The most important news of the day is that President Trump said he is considering rejoining the Trans-Pacific Partnership (TPP-11), the eleven nations that just a few days ago announced that they had secured agreement to go ahead with their trade pact. Of the US press, only the Wall Street Journal covered this major development. We quote excerpts:
President Donald Trump said Friday his administration was open to joining a new version of the Pacific Rim trade bloc he has long derided as unfair to the U.S.
“We would consider negotiating” with the 11 members of the Trans-Pacific Partnership “either individually or perhaps as a group, if it is in the interests of all,” Mr. Trump said in a speech to the World Economic Forum in Davos, Switzerland.
Even with the conditions and hedges, the statement marks a major change for the president….
The [TPP] pact includes some of America’s largest trading partners, such as Japan, Canada, and Mexico, and some of the world’s fastest-growing economies, such as Vietnam and Malaysia.
Many U.S. businesses have worried that the creation of a new Pacific trade bloc without the U.S. would cost them sales in everything from beef to autos, as competitors inside the bloc become able to sell to those markets at reduced tariffs and under harmonized rules.
The failure of the mainstream press (New York Times, Washington Post) to cover this major development underlies its status as a collection of purveyors of Democratic Party press releases, not news. Headlines of the New York Times as we file this story make the point: “Editorial: Why Does President Trump Fear the Truth?” — “Kristof: Trump Leads the World, Backward” — “NEWS ANALYSIS: Gridlock Deepens Under Trump. Is Our Democracy at Risk?” So too the Washington Post. Instead of the Pacific trade story: “2017 was bad. It may have been Trump’s high point. By Colbert I. King” — “What are you hiding [of collusion with Russia], Mr. President? By Kathleen Parker” —
ITC supports Bombardier over Boeing
A second major development also went unreported in the mainstream press: the ruling by the US International Trade Commission in favor of Canada’s Bombardier and against Boeing. The Wall Street Journal again was the only major news daily to run the story:
Boeing Co. suffered a bruising defeat after a U.S trade panel Friday rejected its complaint of being harmed by Bombardier Inc., effectively blocking a Trump administration proposal for steep tariffs against the Canadian jet maker….
The U.S. International Trade Commission, an independent body, on Friday rejected Boeing’s claim that Bombardier unfairly won a big sale of its new line of jets to Delta Air Lines Inc. with illegal support from Canada’s government.
Compounding the scandal of the mainstream press not covering either President Trump’s change of heart on the Trans-Pacific Partnership or the USITC’s ruling against Boeing, the news also received no coverage from the pro-Trump press, such as Breitbart, The Daily Caller, and Drudge Report. By contrast, Founders Broadsheet, which regards itself as supportive but not uncritical of the President, was unique among the smaller online press in covering the Boeing – Bombardier story: here and here. We value covering important news, especially important neglected news, over confining coverage to just the partisan issues du jour.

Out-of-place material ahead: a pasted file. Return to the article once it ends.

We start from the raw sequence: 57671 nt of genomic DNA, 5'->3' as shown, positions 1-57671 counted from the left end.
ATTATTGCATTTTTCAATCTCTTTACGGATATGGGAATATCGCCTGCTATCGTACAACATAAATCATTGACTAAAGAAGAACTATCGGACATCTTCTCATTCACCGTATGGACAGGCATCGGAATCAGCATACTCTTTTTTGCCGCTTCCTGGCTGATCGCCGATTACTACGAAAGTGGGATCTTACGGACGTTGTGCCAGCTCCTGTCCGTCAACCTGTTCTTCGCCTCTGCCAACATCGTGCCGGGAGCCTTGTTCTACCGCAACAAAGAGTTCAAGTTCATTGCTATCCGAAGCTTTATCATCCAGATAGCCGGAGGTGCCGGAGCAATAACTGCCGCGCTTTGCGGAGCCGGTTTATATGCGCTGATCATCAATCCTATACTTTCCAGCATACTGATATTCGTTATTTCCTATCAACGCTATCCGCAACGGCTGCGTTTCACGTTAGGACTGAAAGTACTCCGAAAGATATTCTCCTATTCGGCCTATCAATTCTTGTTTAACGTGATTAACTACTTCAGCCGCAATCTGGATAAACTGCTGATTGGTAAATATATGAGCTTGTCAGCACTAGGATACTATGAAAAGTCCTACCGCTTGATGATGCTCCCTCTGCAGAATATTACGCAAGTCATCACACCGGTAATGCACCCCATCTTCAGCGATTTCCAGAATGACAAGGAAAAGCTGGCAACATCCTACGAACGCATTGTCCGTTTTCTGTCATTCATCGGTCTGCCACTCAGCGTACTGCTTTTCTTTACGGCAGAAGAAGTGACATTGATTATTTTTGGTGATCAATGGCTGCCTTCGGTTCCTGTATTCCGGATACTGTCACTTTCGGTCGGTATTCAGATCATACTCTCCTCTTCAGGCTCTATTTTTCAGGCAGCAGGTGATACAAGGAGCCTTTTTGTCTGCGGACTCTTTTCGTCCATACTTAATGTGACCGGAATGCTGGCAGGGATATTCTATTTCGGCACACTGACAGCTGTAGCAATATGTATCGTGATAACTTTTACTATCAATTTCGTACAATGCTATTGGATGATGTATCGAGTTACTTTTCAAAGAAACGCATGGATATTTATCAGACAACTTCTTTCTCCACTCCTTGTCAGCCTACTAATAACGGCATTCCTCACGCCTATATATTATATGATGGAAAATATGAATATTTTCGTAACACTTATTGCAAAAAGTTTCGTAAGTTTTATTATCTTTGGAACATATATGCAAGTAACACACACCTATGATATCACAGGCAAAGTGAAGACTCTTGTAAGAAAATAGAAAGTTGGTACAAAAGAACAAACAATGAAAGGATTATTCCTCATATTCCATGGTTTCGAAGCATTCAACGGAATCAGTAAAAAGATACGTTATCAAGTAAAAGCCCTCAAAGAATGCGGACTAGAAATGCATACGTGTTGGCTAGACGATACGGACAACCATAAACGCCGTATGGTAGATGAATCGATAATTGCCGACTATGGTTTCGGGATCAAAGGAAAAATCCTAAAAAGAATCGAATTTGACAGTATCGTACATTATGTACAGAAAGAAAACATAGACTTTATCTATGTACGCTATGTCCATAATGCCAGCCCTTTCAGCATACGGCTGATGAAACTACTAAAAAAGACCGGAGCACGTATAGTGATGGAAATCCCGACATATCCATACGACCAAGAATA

An IMF official weighs in
A third development, again unreported in all but the Wall Street Journal: the statement at Davos by the International Monetary Fund’s number two official, David Lipton, backing Trump on China. According to the Journal’s columnist on the scene:
[S]ome Trump administration complaints about unfair trade are valid, as he urged the rest of the world, in particular China, to take note.
[W]hile there’s nothing inherently wrong with bilateral trade deficits, “unwarranted” deficits driven by “distortive” or “unfair” trade practices are a problem.
“The U.S. is making the complaint that there are such undesirable policies. As a complaint that deserves to be heard.” He noted that in both the U.S. and Europe, unhappiness with globalization has generated political upheaval. “The rest of the world, whose future really depends on openness and integration, had better be open to dealing with those concerns and complaints or else it will be really hard to have a globalization that’s durable.”
US economy likely to see strong capital investment in 2018
Despite the claim by one of the Washington Post’s resident hacks, Colbert I. King, that “2017 was bad. It may have been Trump’s high point,” the outlook for the US economy in 2018 and beyond is quite promising. With labor shortages developing and a five-year period of full expensing (vs. prolonged amortization) for most capital expenditures under the new tax reform bill, industry is planning major investments in productivity-enhancing capital goods. Up until the tax bill was passed at the end of the year and went into effect on January 1st, industry held off such investments because of uncertainty about taxes, plus the availability until then of relatively inexpensive labor. The tax reform bill has not only made possible well-publicized wage increases but also created incentives to reduce labor expenses by investing in new automation equipment. This should end the US productivity stagnation of previous years.
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